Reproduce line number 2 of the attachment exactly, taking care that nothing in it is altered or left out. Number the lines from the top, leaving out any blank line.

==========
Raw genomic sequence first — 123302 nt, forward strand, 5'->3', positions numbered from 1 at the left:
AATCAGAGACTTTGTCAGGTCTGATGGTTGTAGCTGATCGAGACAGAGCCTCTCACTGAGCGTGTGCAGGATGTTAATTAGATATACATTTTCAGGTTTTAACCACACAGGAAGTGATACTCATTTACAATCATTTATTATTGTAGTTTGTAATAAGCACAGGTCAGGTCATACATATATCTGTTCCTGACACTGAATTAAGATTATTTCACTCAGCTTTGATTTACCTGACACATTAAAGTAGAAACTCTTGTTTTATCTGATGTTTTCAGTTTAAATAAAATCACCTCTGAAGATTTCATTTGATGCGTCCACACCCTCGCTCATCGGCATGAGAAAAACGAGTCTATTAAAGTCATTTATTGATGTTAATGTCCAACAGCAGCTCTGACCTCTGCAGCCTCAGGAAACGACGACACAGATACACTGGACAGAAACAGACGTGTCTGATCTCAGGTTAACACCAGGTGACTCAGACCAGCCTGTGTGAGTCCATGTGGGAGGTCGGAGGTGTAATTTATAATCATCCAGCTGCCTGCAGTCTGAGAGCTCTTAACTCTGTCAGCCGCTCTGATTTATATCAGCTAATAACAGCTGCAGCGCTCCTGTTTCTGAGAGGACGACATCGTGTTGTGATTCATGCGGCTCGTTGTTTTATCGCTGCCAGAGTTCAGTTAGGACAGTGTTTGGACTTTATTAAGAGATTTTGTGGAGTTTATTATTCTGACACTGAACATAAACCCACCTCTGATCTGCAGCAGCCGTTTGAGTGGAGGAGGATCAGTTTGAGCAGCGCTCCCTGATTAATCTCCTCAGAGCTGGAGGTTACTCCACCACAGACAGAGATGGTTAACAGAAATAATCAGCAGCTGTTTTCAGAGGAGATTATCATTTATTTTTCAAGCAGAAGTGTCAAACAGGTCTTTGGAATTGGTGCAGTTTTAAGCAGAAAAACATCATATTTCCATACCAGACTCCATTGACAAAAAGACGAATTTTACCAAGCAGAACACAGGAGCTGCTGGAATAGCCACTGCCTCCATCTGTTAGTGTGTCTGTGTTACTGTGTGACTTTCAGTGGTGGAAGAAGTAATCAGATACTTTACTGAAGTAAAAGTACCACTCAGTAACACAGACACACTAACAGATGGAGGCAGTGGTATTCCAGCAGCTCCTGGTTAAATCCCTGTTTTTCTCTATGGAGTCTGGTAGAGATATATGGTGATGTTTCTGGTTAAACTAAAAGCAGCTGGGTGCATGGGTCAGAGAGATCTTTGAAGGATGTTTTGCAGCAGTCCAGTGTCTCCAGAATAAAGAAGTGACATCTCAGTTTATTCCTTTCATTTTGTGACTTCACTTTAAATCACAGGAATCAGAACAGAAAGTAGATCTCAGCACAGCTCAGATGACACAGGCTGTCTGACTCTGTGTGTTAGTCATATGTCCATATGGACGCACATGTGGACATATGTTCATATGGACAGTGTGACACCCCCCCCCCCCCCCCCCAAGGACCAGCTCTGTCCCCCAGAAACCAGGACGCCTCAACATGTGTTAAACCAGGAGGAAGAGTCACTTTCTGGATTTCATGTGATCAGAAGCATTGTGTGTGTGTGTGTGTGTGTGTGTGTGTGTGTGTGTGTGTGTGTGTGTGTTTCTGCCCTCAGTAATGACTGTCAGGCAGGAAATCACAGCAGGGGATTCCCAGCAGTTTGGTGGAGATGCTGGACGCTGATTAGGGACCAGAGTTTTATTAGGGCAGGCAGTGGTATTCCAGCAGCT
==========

AATCAGAGACTTTGTCAGGTCTGATGGTTGTAGCTGATCGAGACAGAGCCTCTCACTGAGCGTGTGCAGGATGTTAATTAGATATACATTTTCAGGTTTTAACCACACAGGAAGTGATACTCATTTACAATCATTTATTATTGTAGTTTGTAATAAGCACAGGTCAGGTCATACATATATCTGTTCCTGACACTGAATTAAGATTATTTCACTCAGCTTTGATTTACCTGACACATTAAAGTAGAAACTCTTGTTTTATCTGATGTTTTCAGTTTAAATAAAATCACCTCTGAAGATTTCATTTGATGCGTCCACACCCTCGCTCATCGGCATGAGAAAAACGAGTCTATTAAAGTCATTTATTGATGTTAATGTCCAACAGCAGCTCTGACCTCTGCAGCCTCAGGAAACGACGACACAGATACACTGGACAGAAACAGACGTGTCTGATCTCAGGTTAACACCAGGTGACTCAGACCAGCCTGTGTGAGTCCATGTGGGAGGTCGGAGGTGTAATTTATAATCATCCAGCTGCCTGCAGTCTGAGAGCTCTTAACTCTGTCAGCCGCTCTGATTTATATCAGCTAATAACAGCTGCAGCGCTCCTGTTTCTGAGAGGACGACATCGTGTTGTGATTCATGCGGCTCGTTGTTTTATCGCTGCCAGAGTTCAGTTAGGACAGTGTTTGGACTTTATTAAGAGATTTTGTGGAGTTTATTATTCTGACACTGAACATAAACCCACCTCTGATCTGCAGCAGCCGTTTGAGTGGAGGAGGATCAGTTTGAGCAGCGCTCCCTGATTAATCTCCTCAGAGCTGGAGGTTACTCCACCACAGACAGAGATGGTTAACAGAAATAATCAGCAGCTGTTTTCAGAGGAGATTATCATTTATTTTTCAAGCAGAAGTGTCAAACAGGTCTTTGGAATTGGTGCAGTTTTAAGCAGAAAAACATCATATTTCCATACCAGACTCCATTGACAAAAAGACGAATTTTACCAAGCAGAACACAGGAGCTGCTGGAATAGCCACTGCCTCCATCTGTTAGTGTGTCTGTGTTACTGTGTGACTTTCAGTGGTGGAAGAAGTAATCAGATACTTTACTGAAGTAAAAGTACCACTCAGTAACACAGACACACTAACAGATGGAGGCAGTGGTATTCCAGCAGCTCCTGGTTAAATCCCTGTTTTTCTCTATGGAGTCTGGTAGAGATATATGGTGATGTTTCTGGTTAAACTAAAAGCAGCTGGGTGCATGGGTCAGAGAGATCTTTGAAGGATGTTTTGCAGCAGTCCAGTGTCTCCAGAATAAAGAAGTGACATCTCAGTTTATTCCTTTCATTTTGTGACTTCACTTTAAATCACAGGAATCAGAACAGAAAGTAGATCTCAGCACAGCTCAGATGACACAGGCTGTCTGACTCTGTGTGTTAGTCATATGTCCATATGGACGCACATGTGGACATATGTTCATATGGACAGTGTGACACCCCCCCCCCCCCCCCCCAAGGACCAGCTCTGTCCCCCAGAAACCAGGACGCCTCAACATGTGTTAAACCAGGAGGAAGAGTCACTTTCTGGATTTCATGTGATCAGAAGCATTGTGTGTGTGTGTGTGTGTGTGTGTGTGTGTGTGTGTGTGTGTGTGTGTGTTTCTGCCCTCAGTAATGACTGTCAGGCAGGAAATCACAGCAGGGGATTCCCAGCAGTTTGGTGGAGATGCTGGACGCTGATTAGGGACCAGAGTTTTATTAGGGCAGGCAGTGGTATTCCAGCAGCT